Skookumchuk said...

Yeah, it has this boilerplate, pro forma, 2AM term paper quality to it.

I suggest that we pool our resources and that Flares contributors start writing them instead, under contract to the Feds. The result would be much better written and far more readable.

We could even throw in a movie review round about page 521.

Syl said...

First let me point out this:

New jihadist networks and cells, with anti-American agendas, are increasingly likely to emerge. The confluence of shared purpose and dispersed actors will make it harder to find and undermine jihadist groups.

I've said all along that taking out the mid and upper levels of AQ would have this effect. It makes cells harder to detect, as mentioned, but because many are acting on their own they are not as well-quiped nor well-trained nor as shrewd as groups with direct ties to AQ. Instead of following strategy, they barrel ahead with their own tactics.

Which causes them to make mistakes which, ahem, causes them to be detected.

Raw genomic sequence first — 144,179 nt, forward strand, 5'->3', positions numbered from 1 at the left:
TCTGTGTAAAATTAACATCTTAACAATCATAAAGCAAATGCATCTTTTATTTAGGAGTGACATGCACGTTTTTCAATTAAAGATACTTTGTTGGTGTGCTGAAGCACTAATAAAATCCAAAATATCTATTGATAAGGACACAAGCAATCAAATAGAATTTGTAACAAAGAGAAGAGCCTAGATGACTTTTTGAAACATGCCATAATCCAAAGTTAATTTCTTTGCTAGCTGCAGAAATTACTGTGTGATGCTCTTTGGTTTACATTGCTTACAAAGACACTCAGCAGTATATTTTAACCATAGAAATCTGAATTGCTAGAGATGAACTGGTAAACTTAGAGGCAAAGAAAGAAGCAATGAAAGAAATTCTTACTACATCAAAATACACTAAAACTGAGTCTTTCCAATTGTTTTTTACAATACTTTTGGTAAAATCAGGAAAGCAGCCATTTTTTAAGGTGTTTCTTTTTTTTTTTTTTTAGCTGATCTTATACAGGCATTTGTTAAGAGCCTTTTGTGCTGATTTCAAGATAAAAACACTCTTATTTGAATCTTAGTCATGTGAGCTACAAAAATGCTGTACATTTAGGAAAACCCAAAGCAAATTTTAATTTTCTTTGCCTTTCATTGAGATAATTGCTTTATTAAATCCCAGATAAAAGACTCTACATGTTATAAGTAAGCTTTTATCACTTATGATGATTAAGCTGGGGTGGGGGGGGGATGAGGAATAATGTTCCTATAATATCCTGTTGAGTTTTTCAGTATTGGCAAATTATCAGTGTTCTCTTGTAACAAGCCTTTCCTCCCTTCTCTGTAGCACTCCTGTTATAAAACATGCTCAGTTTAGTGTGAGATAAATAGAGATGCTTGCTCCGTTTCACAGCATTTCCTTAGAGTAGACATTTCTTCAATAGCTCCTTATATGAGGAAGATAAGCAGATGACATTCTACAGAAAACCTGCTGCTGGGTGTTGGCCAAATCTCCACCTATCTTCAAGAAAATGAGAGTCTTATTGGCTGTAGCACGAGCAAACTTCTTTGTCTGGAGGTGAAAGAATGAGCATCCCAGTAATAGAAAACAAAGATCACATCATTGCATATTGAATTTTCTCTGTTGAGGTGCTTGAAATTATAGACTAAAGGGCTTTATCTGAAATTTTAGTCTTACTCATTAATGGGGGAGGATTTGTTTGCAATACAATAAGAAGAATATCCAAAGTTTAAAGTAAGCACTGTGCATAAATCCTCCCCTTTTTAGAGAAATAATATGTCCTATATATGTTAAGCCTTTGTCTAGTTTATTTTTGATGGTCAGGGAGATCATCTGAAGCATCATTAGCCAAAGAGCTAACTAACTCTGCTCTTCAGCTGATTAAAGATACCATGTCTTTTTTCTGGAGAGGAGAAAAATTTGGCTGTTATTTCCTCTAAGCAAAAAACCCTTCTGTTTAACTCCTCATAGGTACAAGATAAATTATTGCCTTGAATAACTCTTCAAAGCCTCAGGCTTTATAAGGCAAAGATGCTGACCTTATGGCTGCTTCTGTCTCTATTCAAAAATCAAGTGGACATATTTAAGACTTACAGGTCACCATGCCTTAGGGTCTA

Full circle.

More groups, less effective, less professional, more widely dispersed, harder to detect initially, but eventually failing through own mistakes.

Syl said...

And this, which is apropos to a recent thread here:

...Exposing the religious and political straitjacket that is implied by the jihadists propaganda would help to divide them from the audiences they seek to persuade.

• Recent condemnations of violence and extremist religious interpretations by a few notable Muslim clerics signal a trend that could facilitate the growth of a constructive alternative to jihadist ideology: peaceful political activism. This also
could lead to the consistent and dynamic participation of broader Muslim communities in rejecting violence, reducing the ability of radicals to capitalize on passive community support. In this way, the Muslim mainstream emerges as the most powerful weapon in the war on terror.


I think it speaks for itself. And I imagine too much emphasis on the religion of Islam itself and whining about 'where are the moderates' would undermine this.

Just sayin'

Rick Ballard said...

Syl,

Strengthen your argument - find the quotes from 'moderate' mullahs or imams saying that violence against non-muslims is contrary to the Koran. There must be hundreds available from which to choose.